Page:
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The Power of Sleep & How to Lift Depression

Adequate sleep is scientifically proven to help lift depression. Words by Bronte Le Marquand


We dream as a way of discharging emotionally arousing introspections from the previous day that have not been expressed. Have you ever heard the saying that one should not go to bed in an argument? It isn't necessarily for your relationships' sake but for your sleep quality. Typically, one will process the previous day's events during an adequate amount of REM (rapid eye movement) sleep, leaving their body and mind to repair during the remaining restorative sleep cycle and wake up feeling refreshed, energised and ready for a new day. REM sleep is a unique phase of sleep that only occurs in mammals and birds. It is characterised by a random rapid movement of the eyes, accompanied by low muscle tone throughout the body and the propensity of the sleeper to dream vividly.

 

The majority of depressed people have disturbed REM sleep and wake up exhausted and unable to motivate or activate themselves. Although depression holds the criteria of a loss of pleasure or interest in usual activities, loss of energy, low mood and psychomotor retardation, depressed people actually have very high levels of physiological arousal. With depression comes a lot of negative thinking due to its close relationship with anxiety, agitation, rumination, tearfulness, substance abuse and recurrent thoughts of death and suicide.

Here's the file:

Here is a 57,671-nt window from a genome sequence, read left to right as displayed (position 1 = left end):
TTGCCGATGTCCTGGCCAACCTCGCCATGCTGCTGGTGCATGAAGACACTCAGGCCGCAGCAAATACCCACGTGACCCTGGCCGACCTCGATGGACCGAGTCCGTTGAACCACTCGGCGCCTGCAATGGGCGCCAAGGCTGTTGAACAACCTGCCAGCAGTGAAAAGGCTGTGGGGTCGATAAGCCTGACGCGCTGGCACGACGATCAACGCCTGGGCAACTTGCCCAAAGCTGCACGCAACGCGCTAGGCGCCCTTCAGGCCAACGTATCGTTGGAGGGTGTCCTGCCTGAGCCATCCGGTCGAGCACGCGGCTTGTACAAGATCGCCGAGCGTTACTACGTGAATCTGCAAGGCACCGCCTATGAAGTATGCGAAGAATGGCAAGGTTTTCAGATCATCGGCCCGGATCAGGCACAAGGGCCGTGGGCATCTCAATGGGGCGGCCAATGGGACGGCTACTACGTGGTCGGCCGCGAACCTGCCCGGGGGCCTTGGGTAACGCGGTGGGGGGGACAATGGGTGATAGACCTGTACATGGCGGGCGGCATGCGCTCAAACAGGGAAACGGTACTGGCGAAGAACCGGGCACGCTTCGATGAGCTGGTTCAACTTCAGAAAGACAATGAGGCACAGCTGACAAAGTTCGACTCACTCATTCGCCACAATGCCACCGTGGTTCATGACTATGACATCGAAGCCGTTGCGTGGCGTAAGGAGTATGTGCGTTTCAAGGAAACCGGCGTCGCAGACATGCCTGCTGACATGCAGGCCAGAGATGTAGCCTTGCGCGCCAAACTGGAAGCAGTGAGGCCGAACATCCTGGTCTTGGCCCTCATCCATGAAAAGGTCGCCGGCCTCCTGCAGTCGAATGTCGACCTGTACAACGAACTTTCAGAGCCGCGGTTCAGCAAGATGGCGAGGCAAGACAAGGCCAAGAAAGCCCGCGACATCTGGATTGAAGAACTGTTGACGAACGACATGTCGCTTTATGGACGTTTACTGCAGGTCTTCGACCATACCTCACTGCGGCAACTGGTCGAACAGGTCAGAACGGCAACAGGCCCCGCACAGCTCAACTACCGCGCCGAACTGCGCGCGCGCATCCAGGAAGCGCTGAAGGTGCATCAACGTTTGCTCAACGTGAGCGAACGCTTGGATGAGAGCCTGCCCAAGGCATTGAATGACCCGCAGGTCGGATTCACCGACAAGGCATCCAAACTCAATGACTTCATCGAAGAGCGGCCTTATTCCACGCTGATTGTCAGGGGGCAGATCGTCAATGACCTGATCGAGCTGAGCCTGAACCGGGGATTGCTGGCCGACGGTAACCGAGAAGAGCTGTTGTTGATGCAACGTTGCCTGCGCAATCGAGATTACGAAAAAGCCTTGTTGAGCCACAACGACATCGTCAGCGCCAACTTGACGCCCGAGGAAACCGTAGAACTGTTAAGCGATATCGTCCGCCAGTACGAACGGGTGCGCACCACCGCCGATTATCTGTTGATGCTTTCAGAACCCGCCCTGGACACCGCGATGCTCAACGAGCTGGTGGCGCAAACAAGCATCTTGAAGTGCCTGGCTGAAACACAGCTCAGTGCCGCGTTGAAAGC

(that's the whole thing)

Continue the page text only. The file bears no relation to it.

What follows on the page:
As depressed people are excessively negatively introspecting, they inevitably have much higher levels of physiological arousal to be discharged. Emotional arousal automatically forces the brain into a reactive, black-and-white way of thinking, reducing its ability to think more subtly and objectively. So, typically, after a setback, someone with a more pessimistic outlook will inevitably catastrophise their interpretations of life events and excessively introspect about their interpretations. This puts excessive pressure on the dreaming process, distorting the REM sleep system and causing an excessive autonomic arousal discharge, which leads to physical exhaustion, a depletion of motivation and subsequent depression.